After 25 civilians were killed in Amritsar by the British police on April 10, 1919 in the days leading up to the Jallianwala Bagh massacre, the protests spread to different parts of Punjab — many of them now in Pakistan. In Lahore, protesters marched from Lahore Gate to Anarkali Bazaar raising slogans on the same evening, forcing the police to open fire and arrest nine people for “rioting”.
Several protests followed in Lahore on April 12, 1919 — one in which crowd tore pictures of the British monarch, and another where Hindu leaders addressed a gathering at Lahore’s Babri mosque.
The Jallianwala Bagh massacre on April 13 that year brought about a sudden surge in such protests in west Punjab. Gujranwala was most affected after news of Baisakhi massacre reached there and protests spread to small towns and villages of Rawalpindi, Gujrat and Lahore. A book on Jallianwala Bagh incident written by Dr Gursharan Singh and Dr Balraj Sagar, says that 13 major violent incidents were reported in different districts of west Punjab.
“I have been working on the 1919 unrest in Punjab and it was largely spread of what we now know as Pakistan. Except Amritsar, most of this unrest was in Punjab that went to Pakistan,” said Kamaljit Kaur, a research scholar with the Guru Nanak Dev University.
“The British even used bombs in Gujranwala to curb a protest which was in response to the Baisakhi massacre. It would be wrong to say that all people were angry with the Rowlatt Act. Most of the people, who were participating in such gatherings, were not even aware Rowlatt Act. They were suffering the consequences of the First World War. There was increase in inflation and people had no money to buy food. Many saw their loved ones going to war and not coming back. There were many factors that people were fed up and it was largely happening in this belt of Punjab,” Kaur said.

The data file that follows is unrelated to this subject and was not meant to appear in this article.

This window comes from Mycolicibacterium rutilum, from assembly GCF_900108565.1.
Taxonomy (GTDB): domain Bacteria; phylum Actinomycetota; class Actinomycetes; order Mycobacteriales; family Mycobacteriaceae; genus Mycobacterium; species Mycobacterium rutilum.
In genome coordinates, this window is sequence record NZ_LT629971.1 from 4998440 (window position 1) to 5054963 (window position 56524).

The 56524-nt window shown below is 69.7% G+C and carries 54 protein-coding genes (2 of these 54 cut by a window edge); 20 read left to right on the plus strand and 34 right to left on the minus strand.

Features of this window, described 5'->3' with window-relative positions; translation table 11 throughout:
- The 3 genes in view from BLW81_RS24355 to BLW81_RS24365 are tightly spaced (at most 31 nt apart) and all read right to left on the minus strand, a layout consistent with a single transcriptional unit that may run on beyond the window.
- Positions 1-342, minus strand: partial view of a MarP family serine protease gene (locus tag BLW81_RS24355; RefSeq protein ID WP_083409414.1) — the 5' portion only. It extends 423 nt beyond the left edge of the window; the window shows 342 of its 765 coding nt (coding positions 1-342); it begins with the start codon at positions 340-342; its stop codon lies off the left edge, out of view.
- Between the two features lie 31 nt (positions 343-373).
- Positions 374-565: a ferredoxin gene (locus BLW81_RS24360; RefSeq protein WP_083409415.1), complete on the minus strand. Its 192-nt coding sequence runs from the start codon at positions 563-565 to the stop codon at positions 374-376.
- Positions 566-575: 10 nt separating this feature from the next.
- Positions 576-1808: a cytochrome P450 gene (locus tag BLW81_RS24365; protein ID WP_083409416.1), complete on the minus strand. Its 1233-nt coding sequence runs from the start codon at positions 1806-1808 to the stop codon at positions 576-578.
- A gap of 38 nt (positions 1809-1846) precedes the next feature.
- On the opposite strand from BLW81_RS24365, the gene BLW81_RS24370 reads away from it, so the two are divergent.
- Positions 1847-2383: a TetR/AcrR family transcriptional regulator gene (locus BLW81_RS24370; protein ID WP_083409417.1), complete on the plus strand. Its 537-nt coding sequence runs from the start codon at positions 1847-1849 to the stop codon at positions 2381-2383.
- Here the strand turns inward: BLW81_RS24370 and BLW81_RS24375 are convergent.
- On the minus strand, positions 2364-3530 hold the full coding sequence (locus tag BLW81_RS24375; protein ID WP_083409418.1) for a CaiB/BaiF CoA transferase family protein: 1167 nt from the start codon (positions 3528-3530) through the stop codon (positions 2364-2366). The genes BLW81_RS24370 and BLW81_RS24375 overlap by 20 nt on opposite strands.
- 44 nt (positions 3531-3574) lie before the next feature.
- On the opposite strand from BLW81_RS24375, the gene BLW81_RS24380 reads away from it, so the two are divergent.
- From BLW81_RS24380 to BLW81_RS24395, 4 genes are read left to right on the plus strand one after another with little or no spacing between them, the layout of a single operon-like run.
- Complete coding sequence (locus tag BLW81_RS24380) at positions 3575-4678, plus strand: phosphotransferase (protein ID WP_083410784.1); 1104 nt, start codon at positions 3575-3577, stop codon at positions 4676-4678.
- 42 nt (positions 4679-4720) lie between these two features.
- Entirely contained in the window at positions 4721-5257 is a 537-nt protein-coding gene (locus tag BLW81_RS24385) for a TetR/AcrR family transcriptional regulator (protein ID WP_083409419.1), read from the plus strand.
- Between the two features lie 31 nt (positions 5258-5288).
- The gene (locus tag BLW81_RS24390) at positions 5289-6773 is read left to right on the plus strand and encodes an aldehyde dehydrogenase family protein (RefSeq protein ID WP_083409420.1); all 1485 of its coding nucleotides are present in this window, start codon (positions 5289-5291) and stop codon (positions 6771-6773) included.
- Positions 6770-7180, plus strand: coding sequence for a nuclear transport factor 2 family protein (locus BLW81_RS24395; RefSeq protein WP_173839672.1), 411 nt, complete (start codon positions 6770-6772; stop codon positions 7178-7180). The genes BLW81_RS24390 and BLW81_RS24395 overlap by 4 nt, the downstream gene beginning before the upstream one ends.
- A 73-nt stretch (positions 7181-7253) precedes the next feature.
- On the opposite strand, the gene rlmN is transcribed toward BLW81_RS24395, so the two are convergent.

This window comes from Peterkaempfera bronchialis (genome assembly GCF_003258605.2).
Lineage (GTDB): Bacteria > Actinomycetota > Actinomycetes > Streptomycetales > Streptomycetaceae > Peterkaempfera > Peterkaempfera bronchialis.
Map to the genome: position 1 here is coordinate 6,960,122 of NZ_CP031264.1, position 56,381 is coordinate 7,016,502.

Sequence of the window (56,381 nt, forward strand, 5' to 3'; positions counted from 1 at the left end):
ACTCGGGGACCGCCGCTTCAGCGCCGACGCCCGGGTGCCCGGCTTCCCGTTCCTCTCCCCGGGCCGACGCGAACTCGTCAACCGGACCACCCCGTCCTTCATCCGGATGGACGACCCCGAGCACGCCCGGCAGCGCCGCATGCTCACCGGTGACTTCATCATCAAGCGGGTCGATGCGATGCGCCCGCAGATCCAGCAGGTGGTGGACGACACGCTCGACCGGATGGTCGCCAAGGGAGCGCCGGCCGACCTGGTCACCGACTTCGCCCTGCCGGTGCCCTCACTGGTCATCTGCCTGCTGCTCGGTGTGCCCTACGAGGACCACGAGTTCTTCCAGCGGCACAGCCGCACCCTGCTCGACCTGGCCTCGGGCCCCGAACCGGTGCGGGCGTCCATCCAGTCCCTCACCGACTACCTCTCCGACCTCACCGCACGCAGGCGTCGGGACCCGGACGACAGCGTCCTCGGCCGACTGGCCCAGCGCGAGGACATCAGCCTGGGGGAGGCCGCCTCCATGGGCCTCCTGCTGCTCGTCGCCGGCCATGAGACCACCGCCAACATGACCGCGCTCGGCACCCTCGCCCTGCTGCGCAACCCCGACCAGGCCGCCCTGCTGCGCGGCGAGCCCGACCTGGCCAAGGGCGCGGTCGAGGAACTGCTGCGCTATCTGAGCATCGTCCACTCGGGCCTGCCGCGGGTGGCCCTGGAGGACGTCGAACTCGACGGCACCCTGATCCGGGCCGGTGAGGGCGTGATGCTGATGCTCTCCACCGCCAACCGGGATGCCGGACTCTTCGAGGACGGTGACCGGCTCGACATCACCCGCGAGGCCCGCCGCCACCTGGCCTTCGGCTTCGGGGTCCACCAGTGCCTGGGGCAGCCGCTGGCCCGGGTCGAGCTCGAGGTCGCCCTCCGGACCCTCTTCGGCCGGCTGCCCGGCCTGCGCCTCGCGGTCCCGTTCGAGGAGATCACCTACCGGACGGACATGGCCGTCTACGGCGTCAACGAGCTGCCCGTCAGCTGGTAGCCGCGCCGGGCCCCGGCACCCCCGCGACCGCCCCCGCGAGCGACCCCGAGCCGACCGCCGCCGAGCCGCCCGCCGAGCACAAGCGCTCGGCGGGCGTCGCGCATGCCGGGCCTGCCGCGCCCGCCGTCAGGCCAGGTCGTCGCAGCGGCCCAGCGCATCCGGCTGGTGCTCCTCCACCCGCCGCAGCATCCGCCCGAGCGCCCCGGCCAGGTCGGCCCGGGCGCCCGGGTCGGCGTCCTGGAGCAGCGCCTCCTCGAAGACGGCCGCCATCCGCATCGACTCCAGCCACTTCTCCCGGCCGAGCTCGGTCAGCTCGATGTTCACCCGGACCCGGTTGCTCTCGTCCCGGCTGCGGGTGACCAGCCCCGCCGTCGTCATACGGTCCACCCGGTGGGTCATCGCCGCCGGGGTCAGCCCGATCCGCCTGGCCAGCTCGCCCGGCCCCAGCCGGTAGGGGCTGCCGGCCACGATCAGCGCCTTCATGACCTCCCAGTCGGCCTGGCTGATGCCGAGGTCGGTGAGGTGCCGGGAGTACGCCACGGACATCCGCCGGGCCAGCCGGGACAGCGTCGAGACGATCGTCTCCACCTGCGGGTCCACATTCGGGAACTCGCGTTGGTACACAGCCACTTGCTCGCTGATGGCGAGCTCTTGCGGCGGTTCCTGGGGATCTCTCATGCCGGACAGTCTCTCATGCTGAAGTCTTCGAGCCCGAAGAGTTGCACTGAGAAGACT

She added: “Partition has created a barrier in understanding Jallianwala Bagh, because majority of the episodes after Jallianwala Bagh massacre were reported in west Punjab, which is now part of Pakistan. Hardly any mention about these incidents is found in the school and college books here. So the common man, who is not a historian, finds it difficult to understand why Jallianwala Bagh happened and what was the immediate reaction to it.”
Pakistan-based writer and journalist, Faizan Naqvi said,”Jallinawala Bagh is part of school syllabus in Pakistan, but even in Pakistan children are not taught about the incidents which were taking place in Lahore, Gujranwala and other districts of west Punjab. It is not only 100th anniversary of Jallianwala Bagh, but also of all those incidents which were happening at that time.”
He too believes that Partition has become a big barrier in understanding the history of the massacre. “Now people living in Lahore, Gujranwala Rawalpindi, Gujarat do not know about the struggle of their forefathers 100 years back. It is true that people hardly know about Jallianwala Bagh massacre and the related episodes in Pakistan. Partition has become a big barrier. It has affected the history of undivided Punjab. Jallianwala Bagh would be understood differently if history were taught on both sides in absence of Partition narrative,” said Naqvi.